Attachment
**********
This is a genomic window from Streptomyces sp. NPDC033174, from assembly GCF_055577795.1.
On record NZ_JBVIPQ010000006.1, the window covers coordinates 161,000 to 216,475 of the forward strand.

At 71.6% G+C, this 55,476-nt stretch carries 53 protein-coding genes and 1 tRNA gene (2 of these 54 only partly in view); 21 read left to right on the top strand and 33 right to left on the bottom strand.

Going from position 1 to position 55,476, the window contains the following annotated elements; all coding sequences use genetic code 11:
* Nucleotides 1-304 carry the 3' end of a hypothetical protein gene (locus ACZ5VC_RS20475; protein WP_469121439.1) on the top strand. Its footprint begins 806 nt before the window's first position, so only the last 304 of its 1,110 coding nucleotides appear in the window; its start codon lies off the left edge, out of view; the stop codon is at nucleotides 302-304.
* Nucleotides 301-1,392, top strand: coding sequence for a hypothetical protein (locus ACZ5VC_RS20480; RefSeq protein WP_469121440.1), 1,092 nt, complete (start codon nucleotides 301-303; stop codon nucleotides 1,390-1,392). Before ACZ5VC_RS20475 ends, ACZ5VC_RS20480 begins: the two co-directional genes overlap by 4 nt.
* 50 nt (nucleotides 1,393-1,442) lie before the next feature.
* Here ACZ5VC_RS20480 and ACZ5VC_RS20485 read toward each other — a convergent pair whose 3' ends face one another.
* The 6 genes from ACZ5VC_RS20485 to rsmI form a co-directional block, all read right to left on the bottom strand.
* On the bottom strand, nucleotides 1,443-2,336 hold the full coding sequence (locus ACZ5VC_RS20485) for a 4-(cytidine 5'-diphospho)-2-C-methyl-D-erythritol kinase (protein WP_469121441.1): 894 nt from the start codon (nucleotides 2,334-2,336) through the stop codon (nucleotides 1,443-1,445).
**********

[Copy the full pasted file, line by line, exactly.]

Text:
This is a genomic window from Streptomyces sp. NPDC033174, from assembly GCF_055577795.1.
On record NZ_JBVIPQ010000006.1, the window covers coordinates 161,000 to 216,475 of the forward strand.

At 71.6% G+C, this 55,476-nt stretch carries 53 protein-coding genes and 1 tRNA gene (2 of these 54 only partly in view); 21 read left to right on the top strand and 33 right to left on the bottom strand.

Going from position 1 to position 55,476, the window contains the following annotated elements; all coding sequences use genetic code 11:
* Nucleotides 1-304 carry the 3' end of a hypothetical protein gene (locus ACZ5VC_RS20475; protein WP_469121439.1) on the top strand. Its footprint begins 806 nt before the window's first position, so only the last 304 of its 1,110 coding nucleotides appear in the window; its start codon lies off the left edge, out of view; the stop codon is at nucleotides 302-304.
* Nucleotides 301-1,392, top strand: coding sequence for a hypothetical protein (locus ACZ5VC_RS20480; RefSeq protein WP_469121440.1), 1,092 nt, complete (start codon nucleotides 301-303; stop codon nucleotides 1,390-1,392). Before ACZ5VC_RS20475 ends, ACZ5VC_RS20480 begins: the two co-directional genes overlap by 4 nt.
* 50 nt (nucleotides 1,393-1,442) lie before the next feature.
* Here ACZ5VC_RS20480 and ACZ5VC_RS20485 read toward each other — a convergent pair whose 3' ends face one another.
* The 6 genes from ACZ5VC_RS20485 to rsmI form a co-directional block, all read right to left on the bottom strand.
* On the bottom strand, nucleotides 1,443-2,336 hold the full coding sequence (locus ACZ5VC_RS20485) for a 4-(cytidine 5'-diphospho)-2-C-methyl-D-erythritol kinase (protein WP_469121441.1): 894 nt from the start codon (nucleotides 2,334-2,336) through the stop codon (nucleotides 1,443-1,445).